Those Revolting Arabs

We’re getting some good lessons in geography, government, and culture from Arabic-speaking countries these days.  I loved studying ancient Egypt when I was in school and could relate to those familiar paintings and hieroglyphs as I studied the Bible.  When I think of North Africa, I think of Field Marshall Rommel, the Desert Fox, and his tank battles against Montgomery in WWII.  The Monaco-size emirates on the Arabian peninsula have meant little or nothing to me during my lifetime.  I took notice of Kuwait when the U.S. kicked Saddam’s army out to protect the oil.  Al Qaeda groups training and fighting in places such as Yemen catch my eye but not my emotions.  My emotions turn to hate when I think of Arabs who want to annihilate Israel.  I don’t care what country they come from or if they’re home grown.  They’re either part of a nomadic clan or recently descended from one, and their country was created out of desert by Europeans after World War I.  Few Arab countries have any relevant history prior to European colonization or Ottoman Turk conquest.  Egypt, Syria and Carthage are the only names that ring a bell of importance.  Despite Saddam Hussein’s rantings, Iraq is a long way from Babylonia or Assyria.  Medes and Persians weren’t and aren’t Arabs.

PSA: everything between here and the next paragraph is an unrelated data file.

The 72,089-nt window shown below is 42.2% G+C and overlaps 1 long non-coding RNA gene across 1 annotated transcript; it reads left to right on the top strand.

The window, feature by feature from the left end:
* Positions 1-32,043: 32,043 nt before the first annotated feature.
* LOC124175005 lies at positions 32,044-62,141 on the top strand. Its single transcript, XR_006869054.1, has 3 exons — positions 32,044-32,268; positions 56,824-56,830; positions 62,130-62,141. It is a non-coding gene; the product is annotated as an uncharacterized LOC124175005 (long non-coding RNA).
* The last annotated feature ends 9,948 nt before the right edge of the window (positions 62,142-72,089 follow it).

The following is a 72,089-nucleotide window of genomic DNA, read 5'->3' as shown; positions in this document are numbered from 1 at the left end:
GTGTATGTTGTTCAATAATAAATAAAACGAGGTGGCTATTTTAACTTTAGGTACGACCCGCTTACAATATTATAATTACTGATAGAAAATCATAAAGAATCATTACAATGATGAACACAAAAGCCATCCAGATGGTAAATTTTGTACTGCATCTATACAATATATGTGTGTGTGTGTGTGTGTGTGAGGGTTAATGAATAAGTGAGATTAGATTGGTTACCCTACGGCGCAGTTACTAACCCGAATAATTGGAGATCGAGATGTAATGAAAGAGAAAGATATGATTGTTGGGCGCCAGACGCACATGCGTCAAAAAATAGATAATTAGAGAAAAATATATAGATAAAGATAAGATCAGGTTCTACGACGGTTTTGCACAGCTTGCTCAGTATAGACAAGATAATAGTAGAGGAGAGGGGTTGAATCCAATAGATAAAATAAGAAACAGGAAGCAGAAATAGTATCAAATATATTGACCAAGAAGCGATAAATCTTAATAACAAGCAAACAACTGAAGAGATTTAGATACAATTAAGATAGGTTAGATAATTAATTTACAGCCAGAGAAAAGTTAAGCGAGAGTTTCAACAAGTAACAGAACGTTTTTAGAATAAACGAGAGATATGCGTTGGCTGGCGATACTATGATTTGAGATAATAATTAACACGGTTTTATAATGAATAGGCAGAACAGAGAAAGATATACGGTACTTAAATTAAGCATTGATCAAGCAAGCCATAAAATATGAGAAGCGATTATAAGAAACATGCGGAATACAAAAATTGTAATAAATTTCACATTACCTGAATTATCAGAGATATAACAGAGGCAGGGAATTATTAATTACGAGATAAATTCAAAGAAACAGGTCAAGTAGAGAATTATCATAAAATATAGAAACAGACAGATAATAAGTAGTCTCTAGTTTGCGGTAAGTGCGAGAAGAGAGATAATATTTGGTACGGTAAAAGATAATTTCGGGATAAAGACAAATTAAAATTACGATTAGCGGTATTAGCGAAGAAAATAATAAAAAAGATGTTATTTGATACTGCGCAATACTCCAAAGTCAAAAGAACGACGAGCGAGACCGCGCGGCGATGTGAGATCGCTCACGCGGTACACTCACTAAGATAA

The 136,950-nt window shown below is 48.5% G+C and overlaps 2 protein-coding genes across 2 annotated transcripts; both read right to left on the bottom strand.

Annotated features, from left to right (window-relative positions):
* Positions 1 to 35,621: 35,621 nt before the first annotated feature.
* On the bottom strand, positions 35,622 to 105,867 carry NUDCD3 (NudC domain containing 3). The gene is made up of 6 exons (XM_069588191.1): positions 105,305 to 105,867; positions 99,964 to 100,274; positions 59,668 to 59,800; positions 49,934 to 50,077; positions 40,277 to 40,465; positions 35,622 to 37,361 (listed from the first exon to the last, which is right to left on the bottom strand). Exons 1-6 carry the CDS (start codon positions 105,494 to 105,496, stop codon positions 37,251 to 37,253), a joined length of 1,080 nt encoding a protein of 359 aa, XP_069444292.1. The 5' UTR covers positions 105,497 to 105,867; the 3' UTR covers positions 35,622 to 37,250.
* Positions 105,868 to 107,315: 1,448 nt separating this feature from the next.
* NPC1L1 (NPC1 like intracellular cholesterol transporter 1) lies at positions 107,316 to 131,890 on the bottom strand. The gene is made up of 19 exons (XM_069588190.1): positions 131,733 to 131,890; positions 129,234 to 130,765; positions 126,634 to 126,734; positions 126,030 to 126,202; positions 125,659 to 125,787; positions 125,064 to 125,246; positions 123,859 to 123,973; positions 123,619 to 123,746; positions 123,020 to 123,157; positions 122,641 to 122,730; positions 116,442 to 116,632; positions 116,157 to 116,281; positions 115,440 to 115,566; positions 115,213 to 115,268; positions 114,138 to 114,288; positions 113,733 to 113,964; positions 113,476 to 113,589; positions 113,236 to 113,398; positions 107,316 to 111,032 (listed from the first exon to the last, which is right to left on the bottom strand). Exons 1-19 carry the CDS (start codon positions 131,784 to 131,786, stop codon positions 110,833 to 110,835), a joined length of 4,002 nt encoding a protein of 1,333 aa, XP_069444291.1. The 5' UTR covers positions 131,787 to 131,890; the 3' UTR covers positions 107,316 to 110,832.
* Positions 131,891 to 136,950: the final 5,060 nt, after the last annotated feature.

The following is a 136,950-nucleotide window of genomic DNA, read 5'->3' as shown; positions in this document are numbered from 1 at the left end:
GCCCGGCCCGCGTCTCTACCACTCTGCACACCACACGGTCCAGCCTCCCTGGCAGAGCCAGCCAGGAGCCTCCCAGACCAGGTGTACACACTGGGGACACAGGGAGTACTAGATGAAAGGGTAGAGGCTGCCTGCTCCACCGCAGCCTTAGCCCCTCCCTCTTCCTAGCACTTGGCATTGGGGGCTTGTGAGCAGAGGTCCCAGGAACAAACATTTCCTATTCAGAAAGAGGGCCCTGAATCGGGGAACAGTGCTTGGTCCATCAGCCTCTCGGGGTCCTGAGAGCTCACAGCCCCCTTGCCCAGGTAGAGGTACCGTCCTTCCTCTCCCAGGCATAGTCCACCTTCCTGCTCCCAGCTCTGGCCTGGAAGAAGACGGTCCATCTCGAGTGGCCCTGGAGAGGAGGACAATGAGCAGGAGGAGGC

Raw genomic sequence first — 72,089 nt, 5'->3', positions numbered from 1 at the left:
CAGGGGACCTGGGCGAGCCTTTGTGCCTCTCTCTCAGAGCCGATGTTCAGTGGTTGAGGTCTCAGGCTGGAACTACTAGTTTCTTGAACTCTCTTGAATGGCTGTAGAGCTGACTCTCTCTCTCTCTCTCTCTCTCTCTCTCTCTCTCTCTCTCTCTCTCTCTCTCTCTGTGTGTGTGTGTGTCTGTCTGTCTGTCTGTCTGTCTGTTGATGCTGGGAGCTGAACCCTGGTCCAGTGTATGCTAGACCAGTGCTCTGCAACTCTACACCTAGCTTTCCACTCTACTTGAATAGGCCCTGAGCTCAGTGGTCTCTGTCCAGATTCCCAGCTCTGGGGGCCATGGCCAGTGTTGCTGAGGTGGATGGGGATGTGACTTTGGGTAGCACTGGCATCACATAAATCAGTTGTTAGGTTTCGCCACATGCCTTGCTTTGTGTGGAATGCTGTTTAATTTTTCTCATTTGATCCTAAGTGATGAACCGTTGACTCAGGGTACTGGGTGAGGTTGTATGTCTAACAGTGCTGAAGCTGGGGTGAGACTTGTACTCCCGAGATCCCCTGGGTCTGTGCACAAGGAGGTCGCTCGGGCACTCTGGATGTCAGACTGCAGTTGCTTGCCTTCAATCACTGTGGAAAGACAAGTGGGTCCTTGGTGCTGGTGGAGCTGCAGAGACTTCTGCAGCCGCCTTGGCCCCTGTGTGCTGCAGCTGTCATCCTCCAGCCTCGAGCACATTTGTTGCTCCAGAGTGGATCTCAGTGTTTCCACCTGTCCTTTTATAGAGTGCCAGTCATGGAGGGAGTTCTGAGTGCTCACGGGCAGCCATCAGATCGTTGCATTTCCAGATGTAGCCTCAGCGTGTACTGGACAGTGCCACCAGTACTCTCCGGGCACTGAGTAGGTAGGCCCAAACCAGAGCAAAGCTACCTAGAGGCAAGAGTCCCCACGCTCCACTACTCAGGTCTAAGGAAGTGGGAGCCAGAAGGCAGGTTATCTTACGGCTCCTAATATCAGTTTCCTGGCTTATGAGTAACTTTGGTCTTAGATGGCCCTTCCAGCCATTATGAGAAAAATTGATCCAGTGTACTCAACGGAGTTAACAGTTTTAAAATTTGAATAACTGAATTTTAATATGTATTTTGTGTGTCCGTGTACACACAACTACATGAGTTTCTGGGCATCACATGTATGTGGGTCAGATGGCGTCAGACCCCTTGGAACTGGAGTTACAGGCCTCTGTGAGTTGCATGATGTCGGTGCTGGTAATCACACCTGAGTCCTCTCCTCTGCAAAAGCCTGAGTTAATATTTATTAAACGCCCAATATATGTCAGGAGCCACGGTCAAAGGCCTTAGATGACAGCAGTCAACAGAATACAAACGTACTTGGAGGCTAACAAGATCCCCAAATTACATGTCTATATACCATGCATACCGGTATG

So, here are Arabs from Western Sahara, Tunisia, Algeria, Lybia, Egypt, Yemen, Bahrain, Kuwait, Jordan, and Syria either overthrowing their leaders, demonstrating against authoritarianism, oppression, and government controls, or daring to think about freedom.

We dare not guess how the sands will settle in any of these nations.  Autocrats and armies have kept the Islamists in check.  We have to ask if a democratically elected president, legislature, and judiciary could or would keep them in check.  Then there are the internal battles between Sunni and Shi’a Muslims and they vs. minority Muslim sects.  And don’t forget the Kurds.  They’re looking for their own real estate where Turkey, Syria, Iraq, and Iran touch borders.

Meanwhile, the terrorists of every ilk are sitting back and waiting to see what happens.  Or are they?  Should we care about an Iranian frigate and its tender passing through the Suez Canal to visit Hezbollah’s Syria?  Are we seeing the incipience of Armageddon?  Or might Arabs create democratic states by the will of the people, something that two Presidents Bush couldn’t do with military might?

To be continued…

Camels in Jordanian Desert

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